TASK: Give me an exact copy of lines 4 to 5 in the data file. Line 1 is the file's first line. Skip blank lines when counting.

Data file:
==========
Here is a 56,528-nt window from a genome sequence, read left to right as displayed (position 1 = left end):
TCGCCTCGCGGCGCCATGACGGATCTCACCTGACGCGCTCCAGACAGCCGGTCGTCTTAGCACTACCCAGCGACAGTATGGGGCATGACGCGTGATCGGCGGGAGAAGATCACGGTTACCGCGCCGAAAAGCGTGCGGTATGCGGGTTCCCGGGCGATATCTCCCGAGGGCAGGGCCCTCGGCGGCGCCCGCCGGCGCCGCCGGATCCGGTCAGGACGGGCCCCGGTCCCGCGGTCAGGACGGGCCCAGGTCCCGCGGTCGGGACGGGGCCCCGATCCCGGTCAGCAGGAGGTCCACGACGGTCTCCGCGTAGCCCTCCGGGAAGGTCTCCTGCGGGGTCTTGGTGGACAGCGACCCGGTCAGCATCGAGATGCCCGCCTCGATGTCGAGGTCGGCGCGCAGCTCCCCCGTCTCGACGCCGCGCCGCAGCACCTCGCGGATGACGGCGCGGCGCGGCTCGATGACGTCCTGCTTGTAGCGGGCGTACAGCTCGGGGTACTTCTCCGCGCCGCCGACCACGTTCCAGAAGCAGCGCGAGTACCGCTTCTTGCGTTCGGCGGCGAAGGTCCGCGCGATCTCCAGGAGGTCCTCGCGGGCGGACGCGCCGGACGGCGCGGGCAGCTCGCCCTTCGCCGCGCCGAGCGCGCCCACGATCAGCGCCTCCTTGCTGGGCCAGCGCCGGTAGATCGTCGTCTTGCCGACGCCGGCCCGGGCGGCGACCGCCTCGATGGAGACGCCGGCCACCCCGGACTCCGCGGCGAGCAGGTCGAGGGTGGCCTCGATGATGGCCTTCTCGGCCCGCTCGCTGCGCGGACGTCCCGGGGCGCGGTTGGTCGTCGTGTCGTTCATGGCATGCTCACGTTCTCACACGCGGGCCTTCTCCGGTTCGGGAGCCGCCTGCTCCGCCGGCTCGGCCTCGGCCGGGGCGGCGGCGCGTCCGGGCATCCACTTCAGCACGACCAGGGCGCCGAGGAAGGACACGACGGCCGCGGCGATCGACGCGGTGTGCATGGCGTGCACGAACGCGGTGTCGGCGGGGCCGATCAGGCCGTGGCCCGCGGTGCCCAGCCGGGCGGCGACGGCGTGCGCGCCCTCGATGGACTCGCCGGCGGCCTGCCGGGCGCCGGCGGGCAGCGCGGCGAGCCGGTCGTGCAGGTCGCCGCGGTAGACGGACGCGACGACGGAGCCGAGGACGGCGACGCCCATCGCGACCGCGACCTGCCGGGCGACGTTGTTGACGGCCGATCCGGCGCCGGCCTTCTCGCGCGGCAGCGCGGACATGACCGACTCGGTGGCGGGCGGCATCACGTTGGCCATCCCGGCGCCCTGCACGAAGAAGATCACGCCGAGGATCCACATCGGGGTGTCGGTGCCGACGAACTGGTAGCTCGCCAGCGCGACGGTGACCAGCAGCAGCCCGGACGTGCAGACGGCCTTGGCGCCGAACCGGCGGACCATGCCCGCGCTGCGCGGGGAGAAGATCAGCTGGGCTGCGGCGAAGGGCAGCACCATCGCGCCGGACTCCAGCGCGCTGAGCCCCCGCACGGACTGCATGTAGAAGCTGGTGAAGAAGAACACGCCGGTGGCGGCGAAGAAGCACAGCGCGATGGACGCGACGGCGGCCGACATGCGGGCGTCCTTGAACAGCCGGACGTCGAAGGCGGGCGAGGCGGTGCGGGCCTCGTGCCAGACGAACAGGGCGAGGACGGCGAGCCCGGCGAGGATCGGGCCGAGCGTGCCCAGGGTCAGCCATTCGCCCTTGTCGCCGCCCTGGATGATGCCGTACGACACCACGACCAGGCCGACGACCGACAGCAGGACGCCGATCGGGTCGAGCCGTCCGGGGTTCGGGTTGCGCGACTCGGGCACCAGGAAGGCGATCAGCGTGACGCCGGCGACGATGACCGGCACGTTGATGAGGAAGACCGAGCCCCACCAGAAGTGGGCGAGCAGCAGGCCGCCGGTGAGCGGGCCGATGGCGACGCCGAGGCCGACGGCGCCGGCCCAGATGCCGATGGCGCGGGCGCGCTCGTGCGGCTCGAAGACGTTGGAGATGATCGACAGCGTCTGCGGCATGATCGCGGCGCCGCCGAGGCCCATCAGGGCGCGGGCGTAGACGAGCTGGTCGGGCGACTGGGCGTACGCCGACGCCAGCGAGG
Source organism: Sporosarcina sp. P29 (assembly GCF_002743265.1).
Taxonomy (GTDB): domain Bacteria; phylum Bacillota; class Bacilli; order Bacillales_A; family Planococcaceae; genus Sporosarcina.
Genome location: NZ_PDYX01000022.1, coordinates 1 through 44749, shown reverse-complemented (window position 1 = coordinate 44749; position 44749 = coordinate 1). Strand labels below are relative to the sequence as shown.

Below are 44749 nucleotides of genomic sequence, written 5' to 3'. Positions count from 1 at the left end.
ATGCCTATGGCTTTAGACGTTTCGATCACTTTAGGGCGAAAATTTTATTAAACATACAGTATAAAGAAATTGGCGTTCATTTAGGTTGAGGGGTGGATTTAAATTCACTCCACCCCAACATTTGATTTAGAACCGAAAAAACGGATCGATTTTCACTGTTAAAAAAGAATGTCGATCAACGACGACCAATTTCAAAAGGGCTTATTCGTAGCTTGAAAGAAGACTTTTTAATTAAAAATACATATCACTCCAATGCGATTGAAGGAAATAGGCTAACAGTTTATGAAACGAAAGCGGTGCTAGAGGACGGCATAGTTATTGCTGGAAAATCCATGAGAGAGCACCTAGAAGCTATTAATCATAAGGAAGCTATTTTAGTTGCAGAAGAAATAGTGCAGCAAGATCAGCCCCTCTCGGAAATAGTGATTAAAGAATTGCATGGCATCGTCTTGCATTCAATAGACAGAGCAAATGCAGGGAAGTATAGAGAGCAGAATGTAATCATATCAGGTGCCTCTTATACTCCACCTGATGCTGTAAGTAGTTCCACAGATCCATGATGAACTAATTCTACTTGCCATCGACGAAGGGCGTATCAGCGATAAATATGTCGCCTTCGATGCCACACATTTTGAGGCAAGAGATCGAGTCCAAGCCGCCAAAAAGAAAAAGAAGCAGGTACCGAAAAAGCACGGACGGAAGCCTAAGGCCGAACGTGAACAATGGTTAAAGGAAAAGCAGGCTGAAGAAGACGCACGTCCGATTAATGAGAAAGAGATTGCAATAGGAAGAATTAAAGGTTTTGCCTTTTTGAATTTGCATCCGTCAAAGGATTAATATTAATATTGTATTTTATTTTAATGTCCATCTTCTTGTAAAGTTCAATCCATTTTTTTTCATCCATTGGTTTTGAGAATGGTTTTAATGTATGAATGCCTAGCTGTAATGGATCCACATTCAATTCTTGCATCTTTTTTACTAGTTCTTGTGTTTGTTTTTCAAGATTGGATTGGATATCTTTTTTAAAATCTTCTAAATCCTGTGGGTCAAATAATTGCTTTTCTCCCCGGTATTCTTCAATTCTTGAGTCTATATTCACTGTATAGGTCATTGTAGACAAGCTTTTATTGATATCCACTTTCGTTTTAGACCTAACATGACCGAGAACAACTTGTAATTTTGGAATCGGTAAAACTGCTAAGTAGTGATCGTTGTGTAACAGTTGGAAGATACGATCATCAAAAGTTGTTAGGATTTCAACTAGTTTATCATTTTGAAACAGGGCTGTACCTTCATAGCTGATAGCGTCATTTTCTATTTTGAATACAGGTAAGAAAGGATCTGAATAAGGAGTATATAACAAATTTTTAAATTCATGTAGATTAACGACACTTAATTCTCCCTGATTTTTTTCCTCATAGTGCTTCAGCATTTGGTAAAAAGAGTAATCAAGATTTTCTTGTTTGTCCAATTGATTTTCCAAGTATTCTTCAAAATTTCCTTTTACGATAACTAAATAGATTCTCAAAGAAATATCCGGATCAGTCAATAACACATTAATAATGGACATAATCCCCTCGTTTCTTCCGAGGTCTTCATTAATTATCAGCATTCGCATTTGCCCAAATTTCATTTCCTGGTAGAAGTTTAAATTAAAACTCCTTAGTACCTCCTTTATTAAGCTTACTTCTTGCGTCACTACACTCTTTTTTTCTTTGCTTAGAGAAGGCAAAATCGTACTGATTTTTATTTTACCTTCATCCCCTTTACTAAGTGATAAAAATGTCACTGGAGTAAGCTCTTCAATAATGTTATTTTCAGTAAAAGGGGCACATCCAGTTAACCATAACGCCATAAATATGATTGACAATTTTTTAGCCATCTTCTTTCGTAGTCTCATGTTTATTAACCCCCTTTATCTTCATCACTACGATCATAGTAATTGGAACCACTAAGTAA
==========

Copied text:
Taxonomy (GTDB): domain Bacteria; phylum Bacillota; class Bacilli; order Bacillales_A; family Planococcaceae; genus Sporosarcina.
Genome location: NZ_PDYX01000022.1, coordinates 1 through 44749, shown reverse-complemented (window position 1 = coordinate 44749; position 44749 = coordinate 1). Strand labels below are relative to the sequence as shown.